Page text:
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Tyler Lyons, Alex Reyes and a Potential Tag-Team Closer Setup for the Cardinals

As far as we know, the Cardinals haven’t settled on a closer for 2018. Not unless Todd Worrell is coming out of retirement, or something.

In a slow moving offseason of low on activity, there’s still plenty of time to acquire a solution. It really depends what the Cardinals want to do … or how much they’re willing to pay. It depends on their patience and how they weigh short-term desires with a longer-view approach. It depends on how they see their own pitching prospects.

If president of baseball ops John Mozeliak and GM Michael Girsch are inclined to spend, free agents Greg Holland and Addison Reed are still available. (As of this writing, anyway.) Trades are possible, especially if the Cards are willing to satisfy Tampa Bay’s rather high demands for closer Alex Colome.

Perhaps management is reluctant to give a big-money deal to Holland, or to overpay for Reed. The Cardinals are excited by the potential of the power arms that are punching out hitters on the way to St. Louis. From a practical standpoint, why spend a ton of money to go for Holland and block the entry of a Ryan Helsley or Jordan Hicks? Hey, I’d much prefer to have an established closer who brings a strong history to the role. The pressure of closing can crack pitchers. Just because a dude throws 98 mph, it doesn’t mean he can handle the mental strain of getting the 25th, 26th and 27th outs to ice a victory for his team.

There are some in-house options. Again, I’m not saying that this is what I would do … or even endorse. But it’s not exactly insane to think about the job being handled by relievers who already work for the Cardinals.

And no, I’m not talking about Adam Wainwright … look, 2006 was a long time ago. Waino is 36 and coming off elbow surgery and two rough seasons. He doesn’t throw as hard, but that hasn’t always been necessary for Wainwright. His famous Curve Ball is a killer, right? Well, it has been. But in 2017, opponents punished the Wainwright hook for a .282 average, .443 slugging percentage, 4 homers, 5 doubles and 2 triples. RH batters crushed Uncle Charlie for a .552 slug and .362 average in ’17.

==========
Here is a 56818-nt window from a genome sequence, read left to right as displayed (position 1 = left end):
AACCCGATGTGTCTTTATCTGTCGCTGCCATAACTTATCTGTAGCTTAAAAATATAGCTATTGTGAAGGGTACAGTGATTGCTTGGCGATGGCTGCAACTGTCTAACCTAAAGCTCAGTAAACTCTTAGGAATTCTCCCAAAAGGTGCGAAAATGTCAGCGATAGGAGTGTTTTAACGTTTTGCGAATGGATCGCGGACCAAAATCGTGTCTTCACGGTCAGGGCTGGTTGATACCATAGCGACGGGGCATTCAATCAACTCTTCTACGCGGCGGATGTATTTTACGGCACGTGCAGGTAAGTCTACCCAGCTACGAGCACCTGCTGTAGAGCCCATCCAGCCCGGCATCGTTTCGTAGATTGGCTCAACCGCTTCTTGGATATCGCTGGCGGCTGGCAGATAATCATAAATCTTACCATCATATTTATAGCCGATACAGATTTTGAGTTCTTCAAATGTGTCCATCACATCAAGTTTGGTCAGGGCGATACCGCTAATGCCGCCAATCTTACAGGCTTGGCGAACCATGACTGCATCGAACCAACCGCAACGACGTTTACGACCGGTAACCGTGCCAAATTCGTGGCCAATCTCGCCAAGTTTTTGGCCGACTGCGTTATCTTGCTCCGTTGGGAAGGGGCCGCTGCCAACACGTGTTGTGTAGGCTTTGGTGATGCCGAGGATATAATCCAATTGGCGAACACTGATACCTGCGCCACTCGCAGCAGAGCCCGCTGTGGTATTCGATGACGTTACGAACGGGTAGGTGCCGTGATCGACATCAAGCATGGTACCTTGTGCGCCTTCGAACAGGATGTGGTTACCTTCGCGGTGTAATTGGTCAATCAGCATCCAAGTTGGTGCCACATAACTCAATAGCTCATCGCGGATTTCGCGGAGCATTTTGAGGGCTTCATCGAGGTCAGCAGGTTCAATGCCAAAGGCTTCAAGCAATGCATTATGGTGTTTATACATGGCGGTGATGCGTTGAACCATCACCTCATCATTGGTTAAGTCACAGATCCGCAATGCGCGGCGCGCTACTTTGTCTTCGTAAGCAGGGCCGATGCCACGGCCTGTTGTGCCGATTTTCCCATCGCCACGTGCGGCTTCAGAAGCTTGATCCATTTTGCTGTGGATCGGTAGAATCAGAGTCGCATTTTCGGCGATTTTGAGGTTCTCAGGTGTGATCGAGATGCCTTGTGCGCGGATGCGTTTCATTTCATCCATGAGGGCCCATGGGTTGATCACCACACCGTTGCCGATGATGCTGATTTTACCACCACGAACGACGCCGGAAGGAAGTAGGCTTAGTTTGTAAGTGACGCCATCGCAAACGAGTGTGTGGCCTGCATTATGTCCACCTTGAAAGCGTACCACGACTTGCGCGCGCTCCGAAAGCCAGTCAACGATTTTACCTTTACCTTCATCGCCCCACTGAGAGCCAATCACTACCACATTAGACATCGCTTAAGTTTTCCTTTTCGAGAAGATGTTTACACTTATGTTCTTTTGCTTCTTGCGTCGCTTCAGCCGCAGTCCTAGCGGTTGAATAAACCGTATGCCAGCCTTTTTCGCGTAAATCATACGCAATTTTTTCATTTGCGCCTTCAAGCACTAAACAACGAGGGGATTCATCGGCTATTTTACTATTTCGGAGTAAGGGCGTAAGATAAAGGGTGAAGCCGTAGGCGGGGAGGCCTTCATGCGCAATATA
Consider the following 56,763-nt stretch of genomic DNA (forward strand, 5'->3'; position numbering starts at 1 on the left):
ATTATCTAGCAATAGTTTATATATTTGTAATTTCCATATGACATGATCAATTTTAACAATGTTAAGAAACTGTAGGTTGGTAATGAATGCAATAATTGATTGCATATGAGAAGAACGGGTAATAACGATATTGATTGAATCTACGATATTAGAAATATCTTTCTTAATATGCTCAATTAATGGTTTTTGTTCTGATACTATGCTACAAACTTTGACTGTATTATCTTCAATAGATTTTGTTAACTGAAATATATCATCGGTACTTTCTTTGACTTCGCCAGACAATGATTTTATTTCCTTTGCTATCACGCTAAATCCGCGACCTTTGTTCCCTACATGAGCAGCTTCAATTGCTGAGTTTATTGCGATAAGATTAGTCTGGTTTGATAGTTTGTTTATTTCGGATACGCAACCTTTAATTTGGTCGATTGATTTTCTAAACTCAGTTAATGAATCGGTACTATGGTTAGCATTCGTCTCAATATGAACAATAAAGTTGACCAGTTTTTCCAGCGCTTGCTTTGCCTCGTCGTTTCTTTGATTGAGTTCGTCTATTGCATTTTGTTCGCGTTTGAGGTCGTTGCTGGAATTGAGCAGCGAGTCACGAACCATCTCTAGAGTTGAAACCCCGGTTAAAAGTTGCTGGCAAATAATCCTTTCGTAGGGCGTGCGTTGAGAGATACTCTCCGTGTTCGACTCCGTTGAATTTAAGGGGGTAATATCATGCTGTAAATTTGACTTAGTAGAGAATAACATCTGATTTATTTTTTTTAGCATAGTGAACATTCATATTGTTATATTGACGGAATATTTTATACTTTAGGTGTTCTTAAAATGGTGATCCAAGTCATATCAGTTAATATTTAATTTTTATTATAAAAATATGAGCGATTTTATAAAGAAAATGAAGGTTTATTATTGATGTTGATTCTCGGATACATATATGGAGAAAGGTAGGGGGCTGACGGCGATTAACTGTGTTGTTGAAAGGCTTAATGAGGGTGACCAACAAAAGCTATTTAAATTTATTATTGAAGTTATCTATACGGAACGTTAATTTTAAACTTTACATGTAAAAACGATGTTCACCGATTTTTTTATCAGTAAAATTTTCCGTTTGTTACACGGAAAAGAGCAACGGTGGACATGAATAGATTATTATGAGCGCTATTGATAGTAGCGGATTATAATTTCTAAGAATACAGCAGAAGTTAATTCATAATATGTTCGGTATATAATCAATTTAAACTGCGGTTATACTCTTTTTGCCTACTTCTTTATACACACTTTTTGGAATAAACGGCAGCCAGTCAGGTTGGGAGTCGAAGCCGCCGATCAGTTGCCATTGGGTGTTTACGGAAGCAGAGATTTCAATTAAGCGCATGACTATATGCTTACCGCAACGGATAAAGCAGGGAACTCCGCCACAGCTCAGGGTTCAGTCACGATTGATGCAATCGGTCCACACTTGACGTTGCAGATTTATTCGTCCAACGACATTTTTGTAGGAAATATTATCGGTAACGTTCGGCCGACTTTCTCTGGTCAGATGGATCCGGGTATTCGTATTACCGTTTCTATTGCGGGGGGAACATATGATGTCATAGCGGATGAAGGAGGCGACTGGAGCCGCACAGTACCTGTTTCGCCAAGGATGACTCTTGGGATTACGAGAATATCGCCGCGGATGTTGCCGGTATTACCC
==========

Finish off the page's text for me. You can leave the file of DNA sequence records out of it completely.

I’m not talking about Brett Cecil, or Sam Tuivailala, or John Brebbia, or Matt Bowman.

I’m not referring to Luke Gregerson, the recent free-agent signee. Gregerson will be 34 in May. Last season his most important pitch, the slider, averaged 82.2 mph for the first three months of the season, and dropped to 81 mph over the final three months. And Gregerson’s sinker also lost velocity.

Let’s narrow the focus instead of putting 223 names out there. We aren’t taking the Census here; we’re looking for legitimate closer candidates.

I’m zeroing in on two guys.

There’s the lefty that who continues to be overlooked by many. Or so it seems to me, anyway. He’s the lefty with surprisingly wicked wipeout stuff. A lefty who used to be slapped around by RH batters that used a platoon-split advantage to spark fire and smoke with their bats.  But this lefty has reversed the trend.

There’s the nasty RH pitcher who missed all of last season to rehab from elbow surgery. In 2016, when he came to the big leagues on a vapor trail of fastball heat and prospect hype, the big man brought the heavy artillery.

The lefty is Tyler Lyons.

The right hander is Alexander Reyes.

Why Tyler Lyons? 

— In 144.1 innings of big relief, he has a 2.74 ERA, a healthy 27.6 percent strikeout rate, a fine 3.76 K-BB ratio, and has limited opposing hitters to a .620 OPS.

— Last season Lyons faced 206 batters as a reliever; it was the first time he’d pitched exclusively in relief for a season. And Lyons took to the role, holding hitters to a .206 average, .301 onbase percentage, .307 slugging percentage, and a .608 OPS. His strikeout rate, 31 percent, ranked 25th among big-league relievers who worked at least 50 innings. Lyons strikeout rate was superior to that of the aforementioned Holland.